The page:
Skip to comments.The Virus that Inspired the Whole Zombie Genre
Posted on 06/19/2012 7:28:59 PM PDT by DogByte6RER
The Virus that Inspired the Whole Zombie Genre
Zombies have come to dominate pop culture and the explanations for their origins range from dark magic to strange satellites. But the concept of zombies has been around for thousands of years and it looks like the idea originally came from the world of epidemiology, not the world of legends.
Biting, fear of light, speechlessness, and the intense aggression that most zombie movies display all come from a single source; rabies. Take a look at the original "rage virus."
While some zombie movies go for the uncanny emphasizing the dead coming to life the weirdness of unthinking social norms, and the strangeness of seeing a loved one's face without that loved one's brain inside most apocalyptic zombie movies go for the concept of a "rage virus" that drives its sufferers towards mindless aggression and the need to bite whatever comes near. In fact, victims of these rage viruses act rabid and we all know where that word comes from.
And yes, rabies is the inspiration for most zombie stories. It's a bullet shaped virus that can be transmitted through bodily fluids like saliva. Once in the body, it heads for the brain, causing swelling and a zombie-movie set of symptoms.
Actually, there are two kinds of rabies: dumb rabies and furious rabies. Dumb rabies is tougher to diagnose, since it comes on through slurred speech, loss of function, paralysis, coma, and death. Furious rabies, which comprises fifty percent of animal cases and two thirds of human cases, is where the horror movie stereotypes come from.
After an incubation period that could last anywhere from a week to several years, people with rabiees suddenly become antsy and hyperactive. They start becoming disoriented and lose lucidity. Eventually, they develop more aggressive symptoms. The mildest of these symptoms is simple irritability. People, metaphorically, snap at those around them. Because they're hyperactive and restless, they tend to get annoyed with many people very quickly. As the disease progresses, though, they become more physically violent. A man in Mumbai became so violent that hospital personnel evacuated his room and eventually had to call the police and the fire brigade to pacify him enough for a sedative.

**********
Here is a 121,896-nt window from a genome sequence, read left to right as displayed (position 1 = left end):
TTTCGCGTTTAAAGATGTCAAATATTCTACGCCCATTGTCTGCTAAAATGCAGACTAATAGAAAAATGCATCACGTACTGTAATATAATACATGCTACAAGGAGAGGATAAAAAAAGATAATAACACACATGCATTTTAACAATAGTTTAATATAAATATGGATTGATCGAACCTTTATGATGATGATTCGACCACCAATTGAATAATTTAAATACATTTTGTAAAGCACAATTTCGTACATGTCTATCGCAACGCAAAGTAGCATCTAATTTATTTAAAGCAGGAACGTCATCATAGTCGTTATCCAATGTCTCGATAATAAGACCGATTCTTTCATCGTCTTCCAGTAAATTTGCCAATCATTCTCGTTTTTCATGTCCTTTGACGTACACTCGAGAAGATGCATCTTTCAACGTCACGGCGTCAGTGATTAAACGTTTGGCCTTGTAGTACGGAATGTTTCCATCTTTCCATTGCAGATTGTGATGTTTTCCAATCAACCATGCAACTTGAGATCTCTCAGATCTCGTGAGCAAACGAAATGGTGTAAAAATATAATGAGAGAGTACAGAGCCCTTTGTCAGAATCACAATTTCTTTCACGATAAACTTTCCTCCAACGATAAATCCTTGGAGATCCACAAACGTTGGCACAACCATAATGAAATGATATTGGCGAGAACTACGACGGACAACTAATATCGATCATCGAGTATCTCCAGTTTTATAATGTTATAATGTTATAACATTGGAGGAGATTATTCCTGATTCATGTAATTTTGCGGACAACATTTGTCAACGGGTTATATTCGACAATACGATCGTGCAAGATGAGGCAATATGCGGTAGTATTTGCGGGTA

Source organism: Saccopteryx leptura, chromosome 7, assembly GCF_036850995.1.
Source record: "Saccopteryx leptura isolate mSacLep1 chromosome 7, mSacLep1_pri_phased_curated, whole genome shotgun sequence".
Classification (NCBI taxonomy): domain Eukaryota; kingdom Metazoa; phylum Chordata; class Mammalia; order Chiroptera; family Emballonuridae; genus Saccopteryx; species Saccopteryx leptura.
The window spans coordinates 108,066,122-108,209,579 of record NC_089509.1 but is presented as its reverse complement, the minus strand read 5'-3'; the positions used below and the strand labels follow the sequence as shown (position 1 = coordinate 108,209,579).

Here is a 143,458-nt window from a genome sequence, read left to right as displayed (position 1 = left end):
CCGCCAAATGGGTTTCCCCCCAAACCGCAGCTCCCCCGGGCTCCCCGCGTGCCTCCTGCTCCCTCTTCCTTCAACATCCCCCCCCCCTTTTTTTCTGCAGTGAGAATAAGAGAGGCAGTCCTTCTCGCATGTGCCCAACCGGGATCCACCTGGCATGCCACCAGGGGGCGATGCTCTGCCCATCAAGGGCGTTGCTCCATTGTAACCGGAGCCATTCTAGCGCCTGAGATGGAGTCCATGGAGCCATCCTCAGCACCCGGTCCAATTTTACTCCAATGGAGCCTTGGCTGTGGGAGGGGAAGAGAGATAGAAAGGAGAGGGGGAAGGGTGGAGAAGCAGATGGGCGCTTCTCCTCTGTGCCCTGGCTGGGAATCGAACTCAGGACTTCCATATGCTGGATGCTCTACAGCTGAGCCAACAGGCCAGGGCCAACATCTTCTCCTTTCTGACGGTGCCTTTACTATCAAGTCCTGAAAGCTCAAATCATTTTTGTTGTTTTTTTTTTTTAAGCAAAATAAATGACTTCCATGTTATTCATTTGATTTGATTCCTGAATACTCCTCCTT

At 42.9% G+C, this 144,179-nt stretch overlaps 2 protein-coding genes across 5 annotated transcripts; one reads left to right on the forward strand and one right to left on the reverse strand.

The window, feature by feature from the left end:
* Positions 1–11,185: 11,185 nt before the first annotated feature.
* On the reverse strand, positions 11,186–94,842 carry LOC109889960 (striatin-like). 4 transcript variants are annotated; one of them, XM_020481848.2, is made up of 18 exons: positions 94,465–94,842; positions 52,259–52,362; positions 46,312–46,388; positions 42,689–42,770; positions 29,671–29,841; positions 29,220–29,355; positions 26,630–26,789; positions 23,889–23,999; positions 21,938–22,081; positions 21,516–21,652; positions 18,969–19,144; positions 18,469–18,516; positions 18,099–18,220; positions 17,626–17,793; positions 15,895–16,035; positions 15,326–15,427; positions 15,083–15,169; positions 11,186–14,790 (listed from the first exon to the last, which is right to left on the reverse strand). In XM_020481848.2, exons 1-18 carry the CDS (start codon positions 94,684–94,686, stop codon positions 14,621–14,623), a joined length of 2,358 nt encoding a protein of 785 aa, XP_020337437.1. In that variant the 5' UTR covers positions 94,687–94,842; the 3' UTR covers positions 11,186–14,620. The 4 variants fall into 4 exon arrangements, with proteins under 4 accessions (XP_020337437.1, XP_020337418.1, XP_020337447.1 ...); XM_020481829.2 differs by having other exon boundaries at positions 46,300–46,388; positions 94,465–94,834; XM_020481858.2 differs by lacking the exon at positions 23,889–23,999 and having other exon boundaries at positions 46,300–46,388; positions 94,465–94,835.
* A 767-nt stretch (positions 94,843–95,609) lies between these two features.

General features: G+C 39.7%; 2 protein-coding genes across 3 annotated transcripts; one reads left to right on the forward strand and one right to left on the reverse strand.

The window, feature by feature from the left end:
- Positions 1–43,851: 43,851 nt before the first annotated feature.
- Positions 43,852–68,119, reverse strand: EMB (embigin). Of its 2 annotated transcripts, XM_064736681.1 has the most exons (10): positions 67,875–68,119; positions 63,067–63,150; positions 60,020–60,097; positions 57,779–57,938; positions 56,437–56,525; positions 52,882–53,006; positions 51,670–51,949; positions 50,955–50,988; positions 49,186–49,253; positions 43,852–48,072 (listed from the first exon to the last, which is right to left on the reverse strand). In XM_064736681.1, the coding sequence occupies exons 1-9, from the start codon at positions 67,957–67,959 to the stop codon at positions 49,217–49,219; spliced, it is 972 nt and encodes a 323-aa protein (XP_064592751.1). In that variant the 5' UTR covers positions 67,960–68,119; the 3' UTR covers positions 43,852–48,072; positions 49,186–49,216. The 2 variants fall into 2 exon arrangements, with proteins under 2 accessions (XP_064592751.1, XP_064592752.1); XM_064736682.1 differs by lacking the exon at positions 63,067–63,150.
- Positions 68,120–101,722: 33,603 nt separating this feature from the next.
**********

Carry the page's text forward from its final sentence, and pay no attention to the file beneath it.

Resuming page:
This isn't the fault of the victims. They're not necessarily trying to do any harm. The virus works, generally, by increasing fear. One of the telltale symptoms of rabies (and one of the few not mentioned in zombie movies) is hydrophobia. People become terribly afraid of water. This video is of a man undergoing treatment, who can barely stand to bring the glass of water to his lips.
The man in Mumbai began getting violent, because hospital staff were trying to hydrate him. The rest of the symptoms are more consistent with zombie traits. Patients become afraid of bright lights and moving air, so they try to hide in dark and confined places. They fall silent, in part because they become so afraid of the sound of their own voice, it's impossible for them to speak. Most notoriously, patients with "furious rabies" develop strange appetites. Animals with rabies, although they can barely swallow water, have been seen to eat sticks and rocks. They also seem to undergo a compulsive need to bite. Scientists think that this is the disease trying, evolutionarily speaking, to strike out and get transmitted to a new host. This is the crux of the zombie mythology. A bite means a death of the self loss of speech, coherence, lucidity, and ability to control aggressive impulses and a rebirth as a silent, unresting zombie, endlessly driven to look for new people to bite.